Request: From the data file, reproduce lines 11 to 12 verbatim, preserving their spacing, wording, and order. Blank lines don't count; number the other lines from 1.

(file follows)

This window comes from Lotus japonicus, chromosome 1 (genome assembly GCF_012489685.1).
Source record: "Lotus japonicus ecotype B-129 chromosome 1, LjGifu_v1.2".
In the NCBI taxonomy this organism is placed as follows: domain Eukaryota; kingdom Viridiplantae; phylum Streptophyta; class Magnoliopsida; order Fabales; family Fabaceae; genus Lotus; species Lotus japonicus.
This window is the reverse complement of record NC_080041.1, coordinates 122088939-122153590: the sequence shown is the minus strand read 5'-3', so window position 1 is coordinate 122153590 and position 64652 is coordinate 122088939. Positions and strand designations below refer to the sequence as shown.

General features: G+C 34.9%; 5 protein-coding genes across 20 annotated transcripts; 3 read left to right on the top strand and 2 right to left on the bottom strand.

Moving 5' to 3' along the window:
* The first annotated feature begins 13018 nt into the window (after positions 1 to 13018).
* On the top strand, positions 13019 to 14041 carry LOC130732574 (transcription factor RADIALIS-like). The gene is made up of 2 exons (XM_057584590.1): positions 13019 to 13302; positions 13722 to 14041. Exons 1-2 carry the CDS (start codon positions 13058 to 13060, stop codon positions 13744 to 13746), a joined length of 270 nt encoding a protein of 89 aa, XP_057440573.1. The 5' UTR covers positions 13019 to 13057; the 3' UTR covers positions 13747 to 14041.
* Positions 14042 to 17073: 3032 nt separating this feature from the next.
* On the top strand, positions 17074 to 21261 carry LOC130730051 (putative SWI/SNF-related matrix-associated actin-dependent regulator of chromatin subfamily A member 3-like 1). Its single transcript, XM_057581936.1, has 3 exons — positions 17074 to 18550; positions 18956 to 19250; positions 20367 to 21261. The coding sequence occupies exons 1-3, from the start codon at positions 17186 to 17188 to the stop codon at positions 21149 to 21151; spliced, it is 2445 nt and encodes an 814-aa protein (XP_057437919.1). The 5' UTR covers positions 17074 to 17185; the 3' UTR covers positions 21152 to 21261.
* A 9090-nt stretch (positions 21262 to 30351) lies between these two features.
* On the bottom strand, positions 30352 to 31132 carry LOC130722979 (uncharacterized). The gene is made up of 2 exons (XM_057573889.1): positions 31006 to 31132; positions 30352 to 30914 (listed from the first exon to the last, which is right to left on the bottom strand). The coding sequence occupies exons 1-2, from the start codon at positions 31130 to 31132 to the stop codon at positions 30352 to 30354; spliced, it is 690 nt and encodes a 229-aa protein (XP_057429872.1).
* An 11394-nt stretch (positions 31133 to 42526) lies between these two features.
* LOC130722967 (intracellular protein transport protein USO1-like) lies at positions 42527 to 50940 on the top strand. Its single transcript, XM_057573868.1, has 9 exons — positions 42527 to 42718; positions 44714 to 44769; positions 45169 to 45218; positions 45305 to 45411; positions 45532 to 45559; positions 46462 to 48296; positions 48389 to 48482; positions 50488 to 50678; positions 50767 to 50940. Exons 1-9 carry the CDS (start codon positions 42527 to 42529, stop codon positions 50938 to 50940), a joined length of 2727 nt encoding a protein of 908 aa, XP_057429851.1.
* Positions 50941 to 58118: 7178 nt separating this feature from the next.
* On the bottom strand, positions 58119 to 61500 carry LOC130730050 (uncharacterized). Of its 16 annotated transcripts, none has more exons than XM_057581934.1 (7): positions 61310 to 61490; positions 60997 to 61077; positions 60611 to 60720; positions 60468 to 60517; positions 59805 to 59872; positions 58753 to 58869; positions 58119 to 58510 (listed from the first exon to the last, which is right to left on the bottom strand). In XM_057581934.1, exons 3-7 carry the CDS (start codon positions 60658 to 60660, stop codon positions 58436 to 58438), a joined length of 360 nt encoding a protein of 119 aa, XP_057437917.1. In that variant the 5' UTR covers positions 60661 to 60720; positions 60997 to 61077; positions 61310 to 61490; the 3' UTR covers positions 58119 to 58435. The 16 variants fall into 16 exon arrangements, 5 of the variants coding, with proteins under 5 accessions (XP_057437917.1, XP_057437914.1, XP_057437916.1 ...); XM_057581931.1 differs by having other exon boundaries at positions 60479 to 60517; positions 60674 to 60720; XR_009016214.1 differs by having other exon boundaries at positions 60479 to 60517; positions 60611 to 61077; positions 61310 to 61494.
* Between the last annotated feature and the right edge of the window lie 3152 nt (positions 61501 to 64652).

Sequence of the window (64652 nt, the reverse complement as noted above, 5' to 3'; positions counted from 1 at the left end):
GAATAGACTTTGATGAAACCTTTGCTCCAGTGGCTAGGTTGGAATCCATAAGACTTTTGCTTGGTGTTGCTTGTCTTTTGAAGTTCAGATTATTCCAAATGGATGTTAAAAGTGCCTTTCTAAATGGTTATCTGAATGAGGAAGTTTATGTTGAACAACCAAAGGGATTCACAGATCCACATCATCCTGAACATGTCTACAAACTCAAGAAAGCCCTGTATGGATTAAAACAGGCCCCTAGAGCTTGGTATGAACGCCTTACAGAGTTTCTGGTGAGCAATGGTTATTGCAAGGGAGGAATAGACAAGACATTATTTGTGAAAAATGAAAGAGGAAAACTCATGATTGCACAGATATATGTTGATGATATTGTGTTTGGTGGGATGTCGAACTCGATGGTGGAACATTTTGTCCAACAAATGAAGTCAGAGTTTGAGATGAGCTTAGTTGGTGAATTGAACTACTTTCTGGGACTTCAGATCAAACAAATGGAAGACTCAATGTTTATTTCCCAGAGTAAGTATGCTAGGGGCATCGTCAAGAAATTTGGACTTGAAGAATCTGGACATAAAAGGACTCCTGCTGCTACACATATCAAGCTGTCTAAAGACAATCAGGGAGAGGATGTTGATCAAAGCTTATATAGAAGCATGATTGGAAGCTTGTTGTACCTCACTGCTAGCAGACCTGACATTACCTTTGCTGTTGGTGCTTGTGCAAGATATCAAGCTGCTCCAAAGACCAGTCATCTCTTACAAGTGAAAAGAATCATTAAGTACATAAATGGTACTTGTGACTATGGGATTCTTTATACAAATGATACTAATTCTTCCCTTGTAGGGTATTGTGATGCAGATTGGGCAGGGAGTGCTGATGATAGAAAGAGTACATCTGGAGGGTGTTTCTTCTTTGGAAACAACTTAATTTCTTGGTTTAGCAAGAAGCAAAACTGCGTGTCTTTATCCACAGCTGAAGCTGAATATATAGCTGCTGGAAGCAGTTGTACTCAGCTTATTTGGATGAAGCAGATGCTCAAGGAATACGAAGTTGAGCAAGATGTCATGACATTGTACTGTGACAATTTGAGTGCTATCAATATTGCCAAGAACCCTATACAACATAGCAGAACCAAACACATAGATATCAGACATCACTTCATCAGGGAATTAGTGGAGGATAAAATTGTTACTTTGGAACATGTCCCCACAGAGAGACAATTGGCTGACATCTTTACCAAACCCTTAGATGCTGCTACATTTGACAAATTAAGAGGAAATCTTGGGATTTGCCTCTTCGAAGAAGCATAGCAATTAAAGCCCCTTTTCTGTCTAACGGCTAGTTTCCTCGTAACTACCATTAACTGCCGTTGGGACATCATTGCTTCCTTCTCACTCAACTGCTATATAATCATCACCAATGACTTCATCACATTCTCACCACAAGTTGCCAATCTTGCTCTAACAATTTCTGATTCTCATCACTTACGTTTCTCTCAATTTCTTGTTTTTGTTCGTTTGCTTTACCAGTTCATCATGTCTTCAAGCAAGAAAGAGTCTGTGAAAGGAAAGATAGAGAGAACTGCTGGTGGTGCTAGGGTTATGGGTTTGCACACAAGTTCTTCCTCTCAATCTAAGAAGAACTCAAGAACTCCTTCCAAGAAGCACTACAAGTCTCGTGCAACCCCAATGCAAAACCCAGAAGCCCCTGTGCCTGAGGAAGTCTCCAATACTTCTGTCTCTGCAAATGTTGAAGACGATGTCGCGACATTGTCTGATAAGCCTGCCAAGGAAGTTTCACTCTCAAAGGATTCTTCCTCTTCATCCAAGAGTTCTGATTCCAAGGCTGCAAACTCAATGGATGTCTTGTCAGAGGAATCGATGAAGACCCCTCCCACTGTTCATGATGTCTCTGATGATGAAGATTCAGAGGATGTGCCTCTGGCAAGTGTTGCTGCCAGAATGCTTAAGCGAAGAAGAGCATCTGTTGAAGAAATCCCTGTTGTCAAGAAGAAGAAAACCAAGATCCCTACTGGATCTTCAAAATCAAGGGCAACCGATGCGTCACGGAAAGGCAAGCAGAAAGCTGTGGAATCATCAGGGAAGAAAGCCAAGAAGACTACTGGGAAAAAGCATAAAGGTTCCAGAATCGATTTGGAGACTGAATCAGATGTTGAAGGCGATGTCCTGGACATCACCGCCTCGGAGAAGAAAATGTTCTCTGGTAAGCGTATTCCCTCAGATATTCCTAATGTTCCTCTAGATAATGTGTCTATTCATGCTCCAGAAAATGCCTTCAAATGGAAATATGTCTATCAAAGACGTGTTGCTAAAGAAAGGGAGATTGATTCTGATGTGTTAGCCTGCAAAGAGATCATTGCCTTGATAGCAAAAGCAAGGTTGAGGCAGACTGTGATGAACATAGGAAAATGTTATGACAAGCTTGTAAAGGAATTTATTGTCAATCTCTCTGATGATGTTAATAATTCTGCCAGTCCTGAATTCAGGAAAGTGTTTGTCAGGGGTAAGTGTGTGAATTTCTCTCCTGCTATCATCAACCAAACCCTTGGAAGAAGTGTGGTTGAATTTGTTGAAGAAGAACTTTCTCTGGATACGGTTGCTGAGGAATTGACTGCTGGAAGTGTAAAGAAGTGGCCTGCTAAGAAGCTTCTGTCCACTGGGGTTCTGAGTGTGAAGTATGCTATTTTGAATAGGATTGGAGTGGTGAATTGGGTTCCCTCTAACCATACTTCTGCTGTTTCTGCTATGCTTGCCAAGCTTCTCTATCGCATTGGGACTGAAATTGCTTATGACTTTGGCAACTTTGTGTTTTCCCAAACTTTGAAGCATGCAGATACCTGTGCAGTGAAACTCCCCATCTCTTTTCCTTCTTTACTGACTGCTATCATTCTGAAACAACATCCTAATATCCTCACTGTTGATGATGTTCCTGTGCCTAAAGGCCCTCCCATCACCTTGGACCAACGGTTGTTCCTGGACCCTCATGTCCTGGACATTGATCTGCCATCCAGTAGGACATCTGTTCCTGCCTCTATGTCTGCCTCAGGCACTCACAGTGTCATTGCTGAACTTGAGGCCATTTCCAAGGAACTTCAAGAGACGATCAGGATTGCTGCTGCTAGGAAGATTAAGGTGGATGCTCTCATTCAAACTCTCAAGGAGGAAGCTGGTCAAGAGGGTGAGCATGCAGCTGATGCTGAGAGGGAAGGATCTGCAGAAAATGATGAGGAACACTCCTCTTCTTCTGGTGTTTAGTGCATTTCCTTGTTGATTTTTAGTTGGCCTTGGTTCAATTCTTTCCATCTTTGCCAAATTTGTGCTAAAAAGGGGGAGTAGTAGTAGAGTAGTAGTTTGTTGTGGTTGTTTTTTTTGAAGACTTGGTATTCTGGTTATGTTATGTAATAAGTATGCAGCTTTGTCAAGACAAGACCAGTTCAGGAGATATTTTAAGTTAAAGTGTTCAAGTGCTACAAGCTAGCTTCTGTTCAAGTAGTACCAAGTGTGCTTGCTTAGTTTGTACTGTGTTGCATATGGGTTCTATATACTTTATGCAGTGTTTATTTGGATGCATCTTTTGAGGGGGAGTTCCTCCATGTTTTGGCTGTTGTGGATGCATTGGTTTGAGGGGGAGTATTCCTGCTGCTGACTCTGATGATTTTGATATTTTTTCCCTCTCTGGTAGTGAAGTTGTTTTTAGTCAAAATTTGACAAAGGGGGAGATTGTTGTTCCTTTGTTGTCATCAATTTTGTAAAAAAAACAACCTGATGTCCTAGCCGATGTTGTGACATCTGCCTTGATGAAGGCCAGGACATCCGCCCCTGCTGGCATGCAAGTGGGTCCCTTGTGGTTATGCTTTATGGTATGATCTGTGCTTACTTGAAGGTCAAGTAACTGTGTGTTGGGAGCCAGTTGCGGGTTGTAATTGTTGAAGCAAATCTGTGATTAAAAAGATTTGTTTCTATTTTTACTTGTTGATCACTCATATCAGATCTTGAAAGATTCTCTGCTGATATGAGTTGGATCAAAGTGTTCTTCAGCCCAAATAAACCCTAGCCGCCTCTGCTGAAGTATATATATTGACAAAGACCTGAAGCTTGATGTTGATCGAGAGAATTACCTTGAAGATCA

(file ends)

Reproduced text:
* A 9090-nt stretch (positions 21262 to 30351) lies between these two features.
* On the bottom strand, positions 30352 to 31132 carry LOC130722979 (uncharacterized). The gene is made up of 2 exons (XM_057573889.1): positions 31006 to 31132; positions 30352 to 30914 (listed from the first exon to the last, which is right to left on the bottom strand). The coding sequence occupies exons 1-2, from the start codon at positions 31130 to 31132 to the stop codon at positions 30352 to 30354; spliced, it is 690 nt and encodes a 229-aa protein (XP_057429872.1).